4. Don’t let your attorney’s advice stand in the way of getting the deal done. Lawyers can be deal killers. Don’t let this happen to you. Ignore their comments about the merits of the deal. Don’t believe it when they tell you there is a problem with title or a claim against the company you are buying that you didn't know about. Don’t let them talk about buying assets when the other side is selling stock and you want to buy. Just tell the lawyer to shut up and finish the paperwork.

3. Don’t tell your attorney all the facts. This is a subtle tip, but it is very important. Lawyers always want to know all the facts. They say this will help them advise you and represent you in connection with the deal or the lawsuit. Don’t let a lawyer lead you down this path! First, if you tell them everything, it will take more time and, with lawyers, time is money. Second, there are certain things that should just be left unsaid. Talking about them could lead the lawyer to ask questions, and that takes money. And those untold facts never come back to haunt you, anyway, at least so far as I know.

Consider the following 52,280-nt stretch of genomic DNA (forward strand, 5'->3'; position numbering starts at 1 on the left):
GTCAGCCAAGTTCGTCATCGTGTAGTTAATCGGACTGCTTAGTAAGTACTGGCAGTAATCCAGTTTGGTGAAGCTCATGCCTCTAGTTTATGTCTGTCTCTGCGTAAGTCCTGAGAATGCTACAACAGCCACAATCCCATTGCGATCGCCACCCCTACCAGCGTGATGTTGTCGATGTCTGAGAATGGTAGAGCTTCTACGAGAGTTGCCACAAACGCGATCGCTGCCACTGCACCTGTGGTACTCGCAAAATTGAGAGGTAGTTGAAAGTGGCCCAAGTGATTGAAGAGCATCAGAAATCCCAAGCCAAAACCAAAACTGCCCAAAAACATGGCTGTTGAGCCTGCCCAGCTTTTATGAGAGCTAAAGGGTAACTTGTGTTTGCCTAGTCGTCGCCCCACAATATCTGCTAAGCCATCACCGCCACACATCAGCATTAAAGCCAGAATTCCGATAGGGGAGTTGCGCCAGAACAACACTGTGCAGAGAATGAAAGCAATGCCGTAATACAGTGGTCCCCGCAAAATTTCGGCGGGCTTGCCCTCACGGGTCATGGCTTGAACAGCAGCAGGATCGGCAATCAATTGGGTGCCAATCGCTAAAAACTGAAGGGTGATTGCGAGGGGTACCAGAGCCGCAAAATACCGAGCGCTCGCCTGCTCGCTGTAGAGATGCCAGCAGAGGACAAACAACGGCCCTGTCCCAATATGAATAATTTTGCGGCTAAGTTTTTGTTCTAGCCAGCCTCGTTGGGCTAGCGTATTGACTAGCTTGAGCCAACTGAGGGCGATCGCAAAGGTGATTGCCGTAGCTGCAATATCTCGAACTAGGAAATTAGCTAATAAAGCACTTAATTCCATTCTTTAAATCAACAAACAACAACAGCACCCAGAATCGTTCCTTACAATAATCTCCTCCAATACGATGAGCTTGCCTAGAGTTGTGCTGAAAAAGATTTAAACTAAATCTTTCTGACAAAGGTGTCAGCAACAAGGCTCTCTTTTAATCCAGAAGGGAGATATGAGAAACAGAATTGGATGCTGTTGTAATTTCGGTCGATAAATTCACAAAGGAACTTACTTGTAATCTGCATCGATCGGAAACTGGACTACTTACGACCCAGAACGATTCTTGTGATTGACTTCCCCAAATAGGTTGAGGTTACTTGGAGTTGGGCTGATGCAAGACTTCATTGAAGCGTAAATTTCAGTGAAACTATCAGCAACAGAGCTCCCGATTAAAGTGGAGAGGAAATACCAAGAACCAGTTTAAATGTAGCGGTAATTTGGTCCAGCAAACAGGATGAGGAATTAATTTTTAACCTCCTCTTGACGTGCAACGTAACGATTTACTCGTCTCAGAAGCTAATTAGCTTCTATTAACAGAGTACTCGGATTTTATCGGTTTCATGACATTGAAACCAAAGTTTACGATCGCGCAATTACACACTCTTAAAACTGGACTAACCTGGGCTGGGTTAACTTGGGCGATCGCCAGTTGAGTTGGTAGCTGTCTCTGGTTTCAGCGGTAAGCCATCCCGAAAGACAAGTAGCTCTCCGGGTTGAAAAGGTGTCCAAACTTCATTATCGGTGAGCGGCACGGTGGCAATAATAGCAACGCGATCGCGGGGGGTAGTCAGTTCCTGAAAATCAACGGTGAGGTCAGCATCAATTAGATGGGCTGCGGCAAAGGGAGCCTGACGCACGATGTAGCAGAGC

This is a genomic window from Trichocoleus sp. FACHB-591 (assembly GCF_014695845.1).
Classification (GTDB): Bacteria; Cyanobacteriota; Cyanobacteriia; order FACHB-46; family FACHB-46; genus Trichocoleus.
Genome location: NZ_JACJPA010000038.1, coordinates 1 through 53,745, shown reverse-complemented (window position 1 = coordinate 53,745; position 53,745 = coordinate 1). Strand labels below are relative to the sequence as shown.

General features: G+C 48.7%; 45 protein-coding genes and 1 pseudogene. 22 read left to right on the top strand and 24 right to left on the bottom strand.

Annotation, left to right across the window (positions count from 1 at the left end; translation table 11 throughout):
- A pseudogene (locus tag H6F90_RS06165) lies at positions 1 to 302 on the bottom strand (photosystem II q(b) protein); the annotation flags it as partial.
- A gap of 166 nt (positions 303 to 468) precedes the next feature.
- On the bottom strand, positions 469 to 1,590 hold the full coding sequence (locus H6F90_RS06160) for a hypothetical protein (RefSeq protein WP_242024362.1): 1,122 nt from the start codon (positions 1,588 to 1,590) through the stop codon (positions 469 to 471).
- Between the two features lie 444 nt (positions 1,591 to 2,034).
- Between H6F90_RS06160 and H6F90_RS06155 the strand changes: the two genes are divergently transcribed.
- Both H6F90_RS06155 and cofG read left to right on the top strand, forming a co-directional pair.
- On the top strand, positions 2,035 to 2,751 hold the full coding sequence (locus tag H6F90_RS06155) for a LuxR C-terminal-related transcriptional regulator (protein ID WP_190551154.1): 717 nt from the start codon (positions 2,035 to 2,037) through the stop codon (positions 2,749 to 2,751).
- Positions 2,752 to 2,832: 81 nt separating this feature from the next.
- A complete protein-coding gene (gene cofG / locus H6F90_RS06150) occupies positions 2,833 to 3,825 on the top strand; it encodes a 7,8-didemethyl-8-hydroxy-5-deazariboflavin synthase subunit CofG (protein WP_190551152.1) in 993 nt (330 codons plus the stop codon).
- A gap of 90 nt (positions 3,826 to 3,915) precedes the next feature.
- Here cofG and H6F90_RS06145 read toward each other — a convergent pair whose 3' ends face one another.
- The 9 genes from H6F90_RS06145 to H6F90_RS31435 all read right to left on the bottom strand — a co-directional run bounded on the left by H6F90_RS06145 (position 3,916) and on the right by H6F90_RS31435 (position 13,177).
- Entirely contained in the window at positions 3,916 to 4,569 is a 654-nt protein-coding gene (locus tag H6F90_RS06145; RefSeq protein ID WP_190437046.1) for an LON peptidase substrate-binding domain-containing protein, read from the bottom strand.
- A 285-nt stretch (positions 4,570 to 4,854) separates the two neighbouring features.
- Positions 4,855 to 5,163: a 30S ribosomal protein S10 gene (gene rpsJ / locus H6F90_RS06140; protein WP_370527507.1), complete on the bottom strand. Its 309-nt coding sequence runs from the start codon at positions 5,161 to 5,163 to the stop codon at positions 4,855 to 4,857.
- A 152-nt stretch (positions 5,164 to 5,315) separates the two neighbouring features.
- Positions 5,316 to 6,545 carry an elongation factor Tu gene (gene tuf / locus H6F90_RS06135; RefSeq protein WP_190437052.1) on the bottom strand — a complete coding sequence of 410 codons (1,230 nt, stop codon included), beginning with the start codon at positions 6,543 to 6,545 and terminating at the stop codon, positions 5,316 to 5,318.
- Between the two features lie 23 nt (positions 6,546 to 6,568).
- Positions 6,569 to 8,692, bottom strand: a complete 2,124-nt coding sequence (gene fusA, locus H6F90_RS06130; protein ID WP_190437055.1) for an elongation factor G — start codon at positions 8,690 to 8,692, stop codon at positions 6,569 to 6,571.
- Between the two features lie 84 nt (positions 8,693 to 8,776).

2. Don’t return calls and provide input. Lawyers always want more information. If you return their calls and provide input, it just costs money. Lawyers claim they are professionals. Well, if they are professionals, make them prove it. They should know how to do this without bothering you or knowing what you want or are trying to achieve.

1. Lie. Sometimes, despite all your efforts and even after following the nine prior tips, lawyers will ask you a question that you just do not like or want to answer. This is particularly true if you are in litigation and the other side is asking pesky questions. My advice: Just say whatever you think the most helpful answer should be. It doesn't need to be the truth. Chances are, no one will ever find out. Sure, I did this in the TunaFrutti franchisee litigation and somehow the other side found out, which led to something called a “default judgment.” But that doesn’t mean my advice is wrong.

Note and Disclaimer: This post is a parody and Jake is not a real person. If you did not realize this until reading the preceding sentence, you probably need more help than even a great business attorney can provide.